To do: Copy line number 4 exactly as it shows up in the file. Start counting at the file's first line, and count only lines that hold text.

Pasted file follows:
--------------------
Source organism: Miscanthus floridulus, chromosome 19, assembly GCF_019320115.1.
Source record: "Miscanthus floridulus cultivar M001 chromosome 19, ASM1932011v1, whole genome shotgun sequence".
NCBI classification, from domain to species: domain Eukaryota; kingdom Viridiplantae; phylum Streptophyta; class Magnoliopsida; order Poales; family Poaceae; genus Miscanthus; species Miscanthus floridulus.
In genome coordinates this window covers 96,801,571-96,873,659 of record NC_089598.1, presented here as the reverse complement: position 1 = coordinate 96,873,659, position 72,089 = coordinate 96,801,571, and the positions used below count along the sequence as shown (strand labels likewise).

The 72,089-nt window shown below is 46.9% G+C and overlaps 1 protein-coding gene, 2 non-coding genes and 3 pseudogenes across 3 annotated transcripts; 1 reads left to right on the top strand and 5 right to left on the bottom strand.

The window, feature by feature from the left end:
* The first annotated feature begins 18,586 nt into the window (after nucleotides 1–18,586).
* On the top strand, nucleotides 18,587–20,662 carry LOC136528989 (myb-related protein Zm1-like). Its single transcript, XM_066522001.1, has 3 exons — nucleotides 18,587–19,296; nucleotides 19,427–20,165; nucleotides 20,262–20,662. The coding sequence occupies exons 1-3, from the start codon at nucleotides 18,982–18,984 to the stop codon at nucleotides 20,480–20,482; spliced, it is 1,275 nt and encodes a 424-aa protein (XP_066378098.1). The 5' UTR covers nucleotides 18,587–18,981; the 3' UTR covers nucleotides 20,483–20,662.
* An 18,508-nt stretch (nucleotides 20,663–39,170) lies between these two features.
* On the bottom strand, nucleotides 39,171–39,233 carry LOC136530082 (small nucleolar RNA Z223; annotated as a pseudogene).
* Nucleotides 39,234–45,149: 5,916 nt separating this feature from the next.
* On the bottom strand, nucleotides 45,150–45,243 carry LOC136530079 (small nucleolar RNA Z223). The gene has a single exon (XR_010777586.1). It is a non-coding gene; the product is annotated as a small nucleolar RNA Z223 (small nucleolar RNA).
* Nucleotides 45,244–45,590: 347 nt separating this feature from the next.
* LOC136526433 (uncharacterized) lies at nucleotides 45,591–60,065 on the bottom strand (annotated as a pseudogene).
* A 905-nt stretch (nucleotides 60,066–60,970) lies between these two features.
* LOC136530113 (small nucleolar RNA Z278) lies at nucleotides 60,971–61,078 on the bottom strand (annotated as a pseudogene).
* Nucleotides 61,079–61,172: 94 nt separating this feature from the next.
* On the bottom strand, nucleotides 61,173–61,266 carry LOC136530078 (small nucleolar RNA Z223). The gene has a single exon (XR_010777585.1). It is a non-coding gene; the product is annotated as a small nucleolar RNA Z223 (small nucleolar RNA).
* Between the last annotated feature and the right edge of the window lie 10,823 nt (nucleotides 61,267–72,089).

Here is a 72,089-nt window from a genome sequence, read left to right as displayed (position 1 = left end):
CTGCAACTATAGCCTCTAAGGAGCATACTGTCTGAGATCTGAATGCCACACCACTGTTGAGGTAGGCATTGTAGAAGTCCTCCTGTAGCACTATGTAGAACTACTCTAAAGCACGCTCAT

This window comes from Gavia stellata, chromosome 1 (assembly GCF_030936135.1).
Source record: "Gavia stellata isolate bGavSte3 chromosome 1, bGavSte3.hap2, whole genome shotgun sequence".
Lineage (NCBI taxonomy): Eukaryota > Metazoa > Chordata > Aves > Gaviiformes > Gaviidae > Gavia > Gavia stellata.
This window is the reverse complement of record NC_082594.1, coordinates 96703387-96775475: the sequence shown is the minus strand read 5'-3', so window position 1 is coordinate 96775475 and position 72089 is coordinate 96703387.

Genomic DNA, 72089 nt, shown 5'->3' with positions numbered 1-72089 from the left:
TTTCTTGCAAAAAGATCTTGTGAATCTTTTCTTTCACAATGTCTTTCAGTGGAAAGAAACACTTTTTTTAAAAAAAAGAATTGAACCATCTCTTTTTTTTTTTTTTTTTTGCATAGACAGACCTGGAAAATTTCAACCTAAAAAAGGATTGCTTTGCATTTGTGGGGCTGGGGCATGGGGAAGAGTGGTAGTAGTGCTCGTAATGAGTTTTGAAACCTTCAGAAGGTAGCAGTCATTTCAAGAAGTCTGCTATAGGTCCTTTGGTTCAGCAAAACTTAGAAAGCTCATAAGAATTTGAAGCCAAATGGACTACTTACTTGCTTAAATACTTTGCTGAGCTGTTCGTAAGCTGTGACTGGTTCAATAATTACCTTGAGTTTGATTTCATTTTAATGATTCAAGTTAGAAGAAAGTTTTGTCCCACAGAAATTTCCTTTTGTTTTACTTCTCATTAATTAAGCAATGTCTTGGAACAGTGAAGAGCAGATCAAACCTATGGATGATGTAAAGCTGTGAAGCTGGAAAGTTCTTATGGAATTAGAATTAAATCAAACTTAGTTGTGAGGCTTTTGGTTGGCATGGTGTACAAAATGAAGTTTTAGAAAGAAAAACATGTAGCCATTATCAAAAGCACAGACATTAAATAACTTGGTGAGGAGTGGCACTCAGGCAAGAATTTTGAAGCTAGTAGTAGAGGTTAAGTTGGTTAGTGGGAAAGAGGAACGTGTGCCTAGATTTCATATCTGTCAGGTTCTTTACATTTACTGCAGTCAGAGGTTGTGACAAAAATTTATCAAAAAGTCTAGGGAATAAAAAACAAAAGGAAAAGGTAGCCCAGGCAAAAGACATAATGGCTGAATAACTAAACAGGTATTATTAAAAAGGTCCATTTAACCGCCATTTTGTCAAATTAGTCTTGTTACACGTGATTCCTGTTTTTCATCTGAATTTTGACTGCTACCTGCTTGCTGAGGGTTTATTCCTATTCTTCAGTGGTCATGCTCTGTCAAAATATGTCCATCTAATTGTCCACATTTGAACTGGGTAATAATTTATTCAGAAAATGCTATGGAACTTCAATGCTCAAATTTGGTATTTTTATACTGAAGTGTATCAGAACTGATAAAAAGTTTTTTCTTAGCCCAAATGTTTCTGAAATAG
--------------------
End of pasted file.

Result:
In genome coordinates this window covers 96,801,571-96,873,659 of record NC_089598.1, presented here as the reverse complement: position 1 = coordinate 96,873,659, position 72,089 = coordinate 96,801,571, and the positions used below count along the sequence as shown (strand labels likewise).